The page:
To learn more about activating experiments, check out experiment activation in our developer documentation. You can also learn about distribution modes and Stats Accelerator settings.

Use feature toggles and configurations

Feature test variations include a feature toggle and the feature configuration (if one exists). By default, the toggle will be set to ON and the configuration default values will load.

A common feature test includes a feature with no configuration, with one variation set to test “toggle=ON” and another variation set to test “toggle=OFF.” This allows you to experiment on the performance of your application in its current form vs. its performance with your new feature enabled.

If the feature includes a feature configuration and you set a variation to “toggle=OFF,” Optimizely will disable the option to modify variable values and revert to the default variable values.

To create variations using feature configurations, update the variable values under each variation.

feature-config.gif

When this feature test is live, the getFeatureVariable APIs will return the values specified for the variation assigned to a visitor. Experimenting using a feature configuration allows you to iterate on a feature in between code deploys. Run a sequence of experiments with different combinations of variable values to determine the optimal experience for your users.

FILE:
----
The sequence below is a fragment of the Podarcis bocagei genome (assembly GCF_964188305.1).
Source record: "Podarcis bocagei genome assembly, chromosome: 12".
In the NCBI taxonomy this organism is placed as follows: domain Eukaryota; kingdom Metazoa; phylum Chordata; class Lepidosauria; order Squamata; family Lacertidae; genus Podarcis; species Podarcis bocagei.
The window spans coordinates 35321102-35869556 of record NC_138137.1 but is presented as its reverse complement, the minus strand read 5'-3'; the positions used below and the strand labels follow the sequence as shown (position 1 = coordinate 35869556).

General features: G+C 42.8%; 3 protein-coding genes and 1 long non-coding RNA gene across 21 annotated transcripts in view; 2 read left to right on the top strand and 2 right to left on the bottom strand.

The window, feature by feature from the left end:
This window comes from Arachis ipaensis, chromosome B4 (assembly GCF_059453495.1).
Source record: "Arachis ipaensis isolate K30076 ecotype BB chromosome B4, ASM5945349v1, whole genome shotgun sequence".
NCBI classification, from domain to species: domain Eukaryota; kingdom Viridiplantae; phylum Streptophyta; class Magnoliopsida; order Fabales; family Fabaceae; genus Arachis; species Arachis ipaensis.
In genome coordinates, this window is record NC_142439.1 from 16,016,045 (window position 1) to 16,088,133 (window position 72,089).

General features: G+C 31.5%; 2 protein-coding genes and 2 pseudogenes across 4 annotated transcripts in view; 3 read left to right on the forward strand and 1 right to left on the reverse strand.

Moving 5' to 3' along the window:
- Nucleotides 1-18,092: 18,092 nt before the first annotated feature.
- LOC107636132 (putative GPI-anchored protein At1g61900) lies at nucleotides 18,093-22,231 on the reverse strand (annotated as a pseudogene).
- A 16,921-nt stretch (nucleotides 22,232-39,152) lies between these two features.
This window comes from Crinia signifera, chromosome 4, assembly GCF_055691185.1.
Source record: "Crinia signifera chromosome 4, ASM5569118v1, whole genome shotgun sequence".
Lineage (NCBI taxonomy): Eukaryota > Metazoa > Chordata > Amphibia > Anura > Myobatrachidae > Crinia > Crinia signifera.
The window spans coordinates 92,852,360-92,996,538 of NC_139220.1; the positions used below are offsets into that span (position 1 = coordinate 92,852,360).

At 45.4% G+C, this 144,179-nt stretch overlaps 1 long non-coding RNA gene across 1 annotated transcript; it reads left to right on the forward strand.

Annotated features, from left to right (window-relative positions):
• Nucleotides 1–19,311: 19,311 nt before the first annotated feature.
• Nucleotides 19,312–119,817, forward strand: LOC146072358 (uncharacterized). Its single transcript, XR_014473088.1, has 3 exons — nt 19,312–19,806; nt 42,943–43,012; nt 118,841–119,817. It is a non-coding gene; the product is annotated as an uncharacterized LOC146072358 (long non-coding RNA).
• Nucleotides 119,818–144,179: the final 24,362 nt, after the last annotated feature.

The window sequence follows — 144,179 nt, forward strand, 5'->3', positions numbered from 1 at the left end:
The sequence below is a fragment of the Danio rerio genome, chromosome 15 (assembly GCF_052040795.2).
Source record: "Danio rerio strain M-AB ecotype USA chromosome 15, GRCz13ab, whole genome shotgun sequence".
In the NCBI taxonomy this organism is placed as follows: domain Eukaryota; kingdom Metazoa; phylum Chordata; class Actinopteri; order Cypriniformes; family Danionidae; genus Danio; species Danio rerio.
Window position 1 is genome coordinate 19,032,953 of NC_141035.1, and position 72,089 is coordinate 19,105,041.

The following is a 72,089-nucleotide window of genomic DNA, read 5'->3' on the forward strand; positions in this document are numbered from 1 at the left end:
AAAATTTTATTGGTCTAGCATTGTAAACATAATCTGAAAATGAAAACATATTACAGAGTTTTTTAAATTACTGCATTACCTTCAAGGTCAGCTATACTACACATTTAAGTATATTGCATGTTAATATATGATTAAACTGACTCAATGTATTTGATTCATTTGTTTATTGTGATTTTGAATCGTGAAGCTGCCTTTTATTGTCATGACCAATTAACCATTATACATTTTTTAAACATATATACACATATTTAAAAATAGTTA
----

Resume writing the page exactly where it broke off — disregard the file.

If a feature test is running on a feature that uses a feature configuration, the feature configuration is locked until you pause the test.

3. Add experiment code

After you enter the unique experiment keys and variation keys, Optimizely creates a code block in your primary language at the bottom of the page.

  1. In your language of choice, copy and paste the experiment code block into your application code.
    experiment_code_ui.png
    The sample code block shows how to call activate() for your experiment key, a user ID that you provide, and the different variations. The code block distinguishes between bucketing the user in the control variation of the experiment (variation_a) and the default case, where the user doesn't enter the experiment.

  2. Click Create Experiment to complete your experiment setup.

Here's some example code for passing attributes to activate() so that Optimizely can evaluate that audience in the SDK:

# attributes of the user
attributes = {‘device’: user.device}
# activate user in the experiment
variation = optimizely.activate(‘SEARCH_RESULTS_ALGORITHM’, user.id, attributes)
if variation == ‘variation_a’:
  # User is in the control variation.
  # Roughly 1% of traffic.
  execute_default_code()
elif variation == ‘variation_b’:
  # User is in the treatment variation.
  # Roughly 1% of traffic.
  execute_treatment_code()
else:
  # User is not the experiment.
  # Roughly 98% of traffic (95% of total, plus another 3% for non-mobile traffic)
  execute_default_code()

To learn more about correctly passing audience data in your application code, check out user attributes in our developer documentation.

4. Add an audience

Use audiences if you want to show your experiment only to certain groups of users. You don’t have to set up audiences if you don’t need them.

Click an existing audience to add it. Or, click Create new audience to define a new audience.

audiences.png